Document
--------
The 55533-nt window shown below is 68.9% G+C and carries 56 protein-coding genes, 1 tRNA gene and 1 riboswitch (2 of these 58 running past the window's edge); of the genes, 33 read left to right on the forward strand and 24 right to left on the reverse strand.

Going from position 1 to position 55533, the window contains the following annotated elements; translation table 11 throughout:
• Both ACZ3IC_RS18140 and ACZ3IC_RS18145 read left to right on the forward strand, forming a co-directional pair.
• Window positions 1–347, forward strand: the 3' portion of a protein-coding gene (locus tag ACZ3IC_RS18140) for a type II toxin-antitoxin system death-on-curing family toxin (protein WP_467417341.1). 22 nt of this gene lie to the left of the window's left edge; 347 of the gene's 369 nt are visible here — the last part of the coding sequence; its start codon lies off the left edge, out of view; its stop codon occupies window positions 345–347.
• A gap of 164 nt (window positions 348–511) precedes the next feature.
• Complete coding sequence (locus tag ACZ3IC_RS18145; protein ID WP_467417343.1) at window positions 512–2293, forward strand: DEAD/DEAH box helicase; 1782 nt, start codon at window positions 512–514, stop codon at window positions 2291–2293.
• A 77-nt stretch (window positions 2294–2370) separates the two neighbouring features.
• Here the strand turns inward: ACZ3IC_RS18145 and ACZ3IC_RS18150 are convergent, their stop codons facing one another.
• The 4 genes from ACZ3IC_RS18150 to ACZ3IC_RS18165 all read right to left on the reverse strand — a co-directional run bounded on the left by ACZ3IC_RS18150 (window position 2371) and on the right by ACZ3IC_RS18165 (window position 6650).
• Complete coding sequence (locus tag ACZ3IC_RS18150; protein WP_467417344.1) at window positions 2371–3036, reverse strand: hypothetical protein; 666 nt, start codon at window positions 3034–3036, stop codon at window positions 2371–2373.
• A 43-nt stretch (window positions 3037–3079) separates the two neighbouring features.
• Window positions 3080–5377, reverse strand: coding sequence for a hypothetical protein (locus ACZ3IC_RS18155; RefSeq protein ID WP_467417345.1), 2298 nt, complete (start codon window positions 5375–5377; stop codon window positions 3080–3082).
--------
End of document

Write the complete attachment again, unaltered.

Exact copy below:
The 55533-nt window shown below is 68.9% G+C and carries 56 protein-coding genes, 1 tRNA gene and 1 riboswitch (2 of these 58 running past the window's edge); of the genes, 33 read left to right on the forward strand and 24 right to left on the reverse strand.

Going from position 1 to position 55533, the window contains the following annotated elements; translation table 11 throughout:
• Both ACZ3IC_RS18140 and ACZ3IC_RS18145 read left to right on the forward strand, forming a co-directional pair.
• Window positions 1–347, forward strand: the 3' portion of a protein-coding gene (locus tag ACZ3IC_RS18140) for a type II toxin-antitoxin system death-on-curing family toxin (protein WP_467417341.1). 22 nt of this gene lie to the left of the window's left edge; 347 of the gene's 369 nt are visible here — the last part of the coding sequence; its start codon lies off the left edge, out of view; its stop codon occupies window positions 345–347.
• A gap of 164 nt (window positions 348–511) precedes the next feature.
• Complete coding sequence (locus tag ACZ3IC_RS18145; protein ID WP_467417343.1) at window positions 512–2293, forward strand: DEAD/DEAH box helicase; 1782 nt, start codon at window positions 512–514, stop codon at window positions 2291–2293.
• A 77-nt stretch (window positions 2294–2370) separates the two neighbouring features.
• Here the strand turns inward: ACZ3IC_RS18145 and ACZ3IC_RS18150 are convergent, their stop codons facing one another.
• The 4 genes from ACZ3IC_RS18150 to ACZ3IC_RS18165 all read right to left on the reverse strand — a co-directional run bounded on the left by ACZ3IC_RS18150 (window position 2371) and on the right by ACZ3IC_RS18165 (window position 6650).
• Complete coding sequence (locus tag ACZ3IC_RS18150; protein WP_467417344.1) at window positions 2371–3036, reverse strand: hypothetical protein; 666 nt, start codon at window positions 3034–3036, stop codon at window positions 2371–2373.
• A 43-nt stretch (window positions 3037–3079) separates the two neighbouring features.
• Window positions 3080–5377, reverse strand: coding sequence for a hypothetical protein (locus ACZ3IC_RS18155; RefSeq protein ID WP_467417345.1), 2298 nt, complete (start codon window positions 5375–5377; stop codon window positions 3080–3082).